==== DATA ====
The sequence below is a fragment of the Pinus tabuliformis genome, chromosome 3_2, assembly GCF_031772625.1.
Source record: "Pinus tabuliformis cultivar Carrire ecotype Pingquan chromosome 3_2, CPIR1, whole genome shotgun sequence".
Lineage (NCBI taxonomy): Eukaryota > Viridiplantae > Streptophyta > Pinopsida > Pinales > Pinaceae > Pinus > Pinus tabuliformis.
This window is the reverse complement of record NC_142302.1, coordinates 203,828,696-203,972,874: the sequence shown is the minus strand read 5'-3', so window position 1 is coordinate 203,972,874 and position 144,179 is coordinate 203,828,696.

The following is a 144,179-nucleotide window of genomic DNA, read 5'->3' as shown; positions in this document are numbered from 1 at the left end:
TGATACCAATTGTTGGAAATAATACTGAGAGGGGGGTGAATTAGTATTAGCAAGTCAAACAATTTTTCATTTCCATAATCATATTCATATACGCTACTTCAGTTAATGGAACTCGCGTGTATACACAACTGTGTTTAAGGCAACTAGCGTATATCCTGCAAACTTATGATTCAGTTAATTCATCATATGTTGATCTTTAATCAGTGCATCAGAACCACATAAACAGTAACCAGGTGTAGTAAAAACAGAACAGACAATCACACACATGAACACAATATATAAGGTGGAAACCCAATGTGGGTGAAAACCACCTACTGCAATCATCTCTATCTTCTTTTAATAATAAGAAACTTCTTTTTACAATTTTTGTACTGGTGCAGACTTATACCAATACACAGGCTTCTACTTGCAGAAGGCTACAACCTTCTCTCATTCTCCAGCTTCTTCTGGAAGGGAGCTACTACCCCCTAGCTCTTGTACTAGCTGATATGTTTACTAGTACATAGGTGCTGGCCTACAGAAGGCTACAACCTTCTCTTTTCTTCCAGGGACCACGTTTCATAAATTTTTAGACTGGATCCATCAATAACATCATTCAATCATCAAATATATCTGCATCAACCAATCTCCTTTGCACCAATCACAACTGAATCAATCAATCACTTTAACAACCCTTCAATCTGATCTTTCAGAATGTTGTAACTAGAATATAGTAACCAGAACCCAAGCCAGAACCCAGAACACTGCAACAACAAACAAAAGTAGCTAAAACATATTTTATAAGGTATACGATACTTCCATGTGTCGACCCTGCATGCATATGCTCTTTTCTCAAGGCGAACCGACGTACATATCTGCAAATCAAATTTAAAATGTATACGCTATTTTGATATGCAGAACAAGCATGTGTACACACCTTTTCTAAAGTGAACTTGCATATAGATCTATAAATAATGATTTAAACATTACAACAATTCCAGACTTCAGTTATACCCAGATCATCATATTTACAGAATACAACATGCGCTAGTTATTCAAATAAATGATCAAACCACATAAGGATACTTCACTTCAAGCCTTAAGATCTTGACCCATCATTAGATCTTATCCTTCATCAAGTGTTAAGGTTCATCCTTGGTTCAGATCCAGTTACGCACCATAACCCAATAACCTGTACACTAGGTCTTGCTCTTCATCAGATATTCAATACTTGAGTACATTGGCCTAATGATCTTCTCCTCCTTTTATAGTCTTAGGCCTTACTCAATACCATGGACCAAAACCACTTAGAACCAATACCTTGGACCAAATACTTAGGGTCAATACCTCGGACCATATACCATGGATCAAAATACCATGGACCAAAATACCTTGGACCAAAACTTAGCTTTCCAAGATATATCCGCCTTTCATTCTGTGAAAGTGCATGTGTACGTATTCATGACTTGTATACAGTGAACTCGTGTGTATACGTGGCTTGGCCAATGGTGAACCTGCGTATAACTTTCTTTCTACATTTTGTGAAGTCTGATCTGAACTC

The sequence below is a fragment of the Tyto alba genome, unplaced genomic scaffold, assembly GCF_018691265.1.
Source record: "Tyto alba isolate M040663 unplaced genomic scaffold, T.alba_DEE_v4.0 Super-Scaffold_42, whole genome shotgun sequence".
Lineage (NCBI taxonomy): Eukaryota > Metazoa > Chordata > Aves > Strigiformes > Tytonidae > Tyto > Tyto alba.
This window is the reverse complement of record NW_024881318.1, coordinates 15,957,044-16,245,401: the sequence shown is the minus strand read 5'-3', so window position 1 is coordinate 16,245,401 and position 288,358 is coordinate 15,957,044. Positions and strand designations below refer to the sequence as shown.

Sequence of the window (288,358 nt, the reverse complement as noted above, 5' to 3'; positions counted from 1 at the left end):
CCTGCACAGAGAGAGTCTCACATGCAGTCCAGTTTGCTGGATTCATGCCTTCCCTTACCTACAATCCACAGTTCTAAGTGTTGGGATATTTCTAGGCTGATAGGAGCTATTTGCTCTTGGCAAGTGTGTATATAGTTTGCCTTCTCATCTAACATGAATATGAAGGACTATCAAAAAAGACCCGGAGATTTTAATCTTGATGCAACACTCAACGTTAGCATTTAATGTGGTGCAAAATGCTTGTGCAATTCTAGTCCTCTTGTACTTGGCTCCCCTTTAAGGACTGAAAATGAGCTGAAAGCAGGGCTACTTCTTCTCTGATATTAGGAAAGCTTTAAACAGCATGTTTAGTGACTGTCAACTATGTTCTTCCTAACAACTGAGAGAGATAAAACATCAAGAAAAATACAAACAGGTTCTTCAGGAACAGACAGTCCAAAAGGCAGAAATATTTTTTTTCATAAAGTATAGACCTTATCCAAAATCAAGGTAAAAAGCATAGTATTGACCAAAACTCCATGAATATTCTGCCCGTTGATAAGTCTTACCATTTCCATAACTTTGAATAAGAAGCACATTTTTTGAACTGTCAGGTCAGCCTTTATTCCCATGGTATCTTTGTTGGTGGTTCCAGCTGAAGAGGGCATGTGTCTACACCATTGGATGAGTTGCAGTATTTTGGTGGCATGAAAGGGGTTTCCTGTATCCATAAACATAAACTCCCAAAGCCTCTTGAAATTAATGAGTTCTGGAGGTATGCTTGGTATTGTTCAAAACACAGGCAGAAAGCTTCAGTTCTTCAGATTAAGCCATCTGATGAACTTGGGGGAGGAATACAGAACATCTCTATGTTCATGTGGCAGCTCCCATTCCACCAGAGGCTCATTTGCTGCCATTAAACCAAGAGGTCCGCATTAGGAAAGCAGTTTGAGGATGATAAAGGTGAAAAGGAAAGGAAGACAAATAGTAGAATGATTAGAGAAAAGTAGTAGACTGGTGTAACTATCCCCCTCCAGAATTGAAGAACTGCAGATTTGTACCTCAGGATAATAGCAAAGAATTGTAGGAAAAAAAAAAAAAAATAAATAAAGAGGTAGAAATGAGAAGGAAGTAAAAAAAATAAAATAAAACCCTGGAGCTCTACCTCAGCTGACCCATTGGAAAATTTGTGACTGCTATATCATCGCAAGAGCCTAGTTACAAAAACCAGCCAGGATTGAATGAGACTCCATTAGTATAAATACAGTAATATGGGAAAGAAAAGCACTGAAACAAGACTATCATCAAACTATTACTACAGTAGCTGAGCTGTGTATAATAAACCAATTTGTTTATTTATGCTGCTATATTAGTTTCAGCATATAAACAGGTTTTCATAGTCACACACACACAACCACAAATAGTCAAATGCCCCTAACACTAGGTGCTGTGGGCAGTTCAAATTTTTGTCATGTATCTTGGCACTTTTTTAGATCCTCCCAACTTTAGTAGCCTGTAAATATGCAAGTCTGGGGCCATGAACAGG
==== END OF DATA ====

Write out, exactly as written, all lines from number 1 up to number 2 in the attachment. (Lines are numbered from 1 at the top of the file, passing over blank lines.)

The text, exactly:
The sequence below is a fragment of the Pinus tabuliformis genome, chromosome 3_2, assembly GCF_031772625.1.
Source record: "Pinus tabuliformis cultivar Carrire ecotype Pingquan chromosome 3_2, CPIR1, whole genome shotgun sequence".